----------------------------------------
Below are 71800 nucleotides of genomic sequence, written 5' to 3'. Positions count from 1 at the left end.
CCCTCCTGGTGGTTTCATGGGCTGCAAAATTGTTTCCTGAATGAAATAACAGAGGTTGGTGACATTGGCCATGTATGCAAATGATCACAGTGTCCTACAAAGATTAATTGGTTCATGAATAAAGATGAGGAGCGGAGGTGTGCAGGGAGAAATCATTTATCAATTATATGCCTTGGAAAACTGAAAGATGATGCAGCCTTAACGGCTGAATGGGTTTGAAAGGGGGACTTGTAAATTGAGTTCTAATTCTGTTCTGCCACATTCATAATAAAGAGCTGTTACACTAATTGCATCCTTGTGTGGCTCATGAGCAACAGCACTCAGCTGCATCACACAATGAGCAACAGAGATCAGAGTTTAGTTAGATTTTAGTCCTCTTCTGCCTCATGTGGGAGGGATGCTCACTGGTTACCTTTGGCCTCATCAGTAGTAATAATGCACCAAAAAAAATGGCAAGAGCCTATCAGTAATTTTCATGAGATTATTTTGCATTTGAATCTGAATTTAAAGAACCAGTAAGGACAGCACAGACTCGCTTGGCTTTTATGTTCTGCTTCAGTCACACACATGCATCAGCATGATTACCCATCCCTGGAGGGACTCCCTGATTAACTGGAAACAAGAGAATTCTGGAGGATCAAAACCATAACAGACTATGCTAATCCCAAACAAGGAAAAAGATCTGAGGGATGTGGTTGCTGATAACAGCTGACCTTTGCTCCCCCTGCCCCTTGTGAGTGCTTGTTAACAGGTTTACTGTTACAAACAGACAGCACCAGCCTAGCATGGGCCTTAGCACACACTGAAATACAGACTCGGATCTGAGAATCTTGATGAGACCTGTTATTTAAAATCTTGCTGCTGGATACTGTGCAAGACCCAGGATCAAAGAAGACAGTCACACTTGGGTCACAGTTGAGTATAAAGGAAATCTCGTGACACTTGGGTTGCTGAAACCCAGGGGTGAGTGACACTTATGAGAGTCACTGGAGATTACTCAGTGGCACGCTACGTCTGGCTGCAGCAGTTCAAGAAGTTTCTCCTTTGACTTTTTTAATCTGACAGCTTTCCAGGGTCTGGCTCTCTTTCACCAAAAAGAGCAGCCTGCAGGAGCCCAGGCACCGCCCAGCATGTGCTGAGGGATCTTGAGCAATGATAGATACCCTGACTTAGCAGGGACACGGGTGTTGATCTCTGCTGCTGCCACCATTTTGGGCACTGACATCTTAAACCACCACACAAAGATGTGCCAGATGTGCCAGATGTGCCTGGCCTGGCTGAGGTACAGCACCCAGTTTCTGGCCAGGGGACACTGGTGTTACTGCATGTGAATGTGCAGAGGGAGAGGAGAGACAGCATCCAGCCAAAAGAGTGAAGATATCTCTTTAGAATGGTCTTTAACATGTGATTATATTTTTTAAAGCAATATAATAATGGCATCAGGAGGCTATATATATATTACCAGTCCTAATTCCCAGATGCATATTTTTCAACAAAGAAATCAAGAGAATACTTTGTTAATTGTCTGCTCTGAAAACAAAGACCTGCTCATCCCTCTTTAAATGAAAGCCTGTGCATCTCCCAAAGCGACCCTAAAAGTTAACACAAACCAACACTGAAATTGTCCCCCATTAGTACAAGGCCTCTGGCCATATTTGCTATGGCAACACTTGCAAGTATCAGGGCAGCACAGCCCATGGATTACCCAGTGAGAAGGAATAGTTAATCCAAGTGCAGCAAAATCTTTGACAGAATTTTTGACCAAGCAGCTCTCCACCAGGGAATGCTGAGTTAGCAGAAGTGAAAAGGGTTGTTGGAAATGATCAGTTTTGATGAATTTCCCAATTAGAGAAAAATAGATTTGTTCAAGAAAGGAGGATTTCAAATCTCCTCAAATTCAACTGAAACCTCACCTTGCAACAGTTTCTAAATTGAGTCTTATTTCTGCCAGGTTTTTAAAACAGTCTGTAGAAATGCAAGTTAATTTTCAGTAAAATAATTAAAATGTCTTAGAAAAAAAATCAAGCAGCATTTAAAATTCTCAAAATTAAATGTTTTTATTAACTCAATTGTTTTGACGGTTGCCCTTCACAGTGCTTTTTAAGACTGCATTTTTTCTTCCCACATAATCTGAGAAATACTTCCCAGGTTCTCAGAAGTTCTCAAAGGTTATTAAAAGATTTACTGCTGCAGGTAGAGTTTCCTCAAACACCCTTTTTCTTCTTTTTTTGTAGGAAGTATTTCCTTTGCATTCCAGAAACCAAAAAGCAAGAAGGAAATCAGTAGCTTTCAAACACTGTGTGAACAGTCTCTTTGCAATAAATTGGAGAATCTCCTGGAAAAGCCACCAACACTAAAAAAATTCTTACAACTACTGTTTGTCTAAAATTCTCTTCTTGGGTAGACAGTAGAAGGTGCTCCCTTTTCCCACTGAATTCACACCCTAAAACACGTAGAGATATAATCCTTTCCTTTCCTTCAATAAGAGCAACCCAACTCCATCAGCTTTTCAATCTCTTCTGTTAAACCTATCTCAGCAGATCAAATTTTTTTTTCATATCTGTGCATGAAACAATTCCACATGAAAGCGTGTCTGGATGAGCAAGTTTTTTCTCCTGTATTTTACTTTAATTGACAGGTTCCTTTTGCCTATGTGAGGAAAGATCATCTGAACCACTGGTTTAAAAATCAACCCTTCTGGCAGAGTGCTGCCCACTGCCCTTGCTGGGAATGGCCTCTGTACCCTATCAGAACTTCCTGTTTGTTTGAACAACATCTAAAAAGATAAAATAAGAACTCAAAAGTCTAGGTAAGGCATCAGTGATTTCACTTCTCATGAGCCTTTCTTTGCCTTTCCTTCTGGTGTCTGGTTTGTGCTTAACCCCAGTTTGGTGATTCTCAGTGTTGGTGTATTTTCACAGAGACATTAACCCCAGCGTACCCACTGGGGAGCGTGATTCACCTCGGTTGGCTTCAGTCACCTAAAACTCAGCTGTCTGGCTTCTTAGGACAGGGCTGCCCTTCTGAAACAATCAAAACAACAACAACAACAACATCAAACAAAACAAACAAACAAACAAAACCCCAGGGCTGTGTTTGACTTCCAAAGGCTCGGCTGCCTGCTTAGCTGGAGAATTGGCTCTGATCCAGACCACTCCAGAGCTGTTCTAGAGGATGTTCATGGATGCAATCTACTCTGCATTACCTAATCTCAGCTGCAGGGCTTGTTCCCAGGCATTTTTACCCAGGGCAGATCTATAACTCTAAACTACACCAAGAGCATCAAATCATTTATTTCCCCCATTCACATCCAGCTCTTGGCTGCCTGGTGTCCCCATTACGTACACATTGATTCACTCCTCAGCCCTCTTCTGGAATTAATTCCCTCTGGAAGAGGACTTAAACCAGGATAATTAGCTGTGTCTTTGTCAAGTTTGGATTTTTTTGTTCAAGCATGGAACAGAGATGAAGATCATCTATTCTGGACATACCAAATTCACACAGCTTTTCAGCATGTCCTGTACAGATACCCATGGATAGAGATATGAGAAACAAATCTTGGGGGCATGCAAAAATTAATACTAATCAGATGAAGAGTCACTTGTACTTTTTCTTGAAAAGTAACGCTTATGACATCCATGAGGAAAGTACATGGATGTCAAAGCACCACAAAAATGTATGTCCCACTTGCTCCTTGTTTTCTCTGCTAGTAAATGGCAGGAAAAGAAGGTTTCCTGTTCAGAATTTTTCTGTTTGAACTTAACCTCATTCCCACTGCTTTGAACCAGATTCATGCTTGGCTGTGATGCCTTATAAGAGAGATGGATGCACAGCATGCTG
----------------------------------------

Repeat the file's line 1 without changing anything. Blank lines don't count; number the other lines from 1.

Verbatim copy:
Below are 71800 nucleotides of genomic sequence, written 5' to 3'. Positions count from 1 at the left end.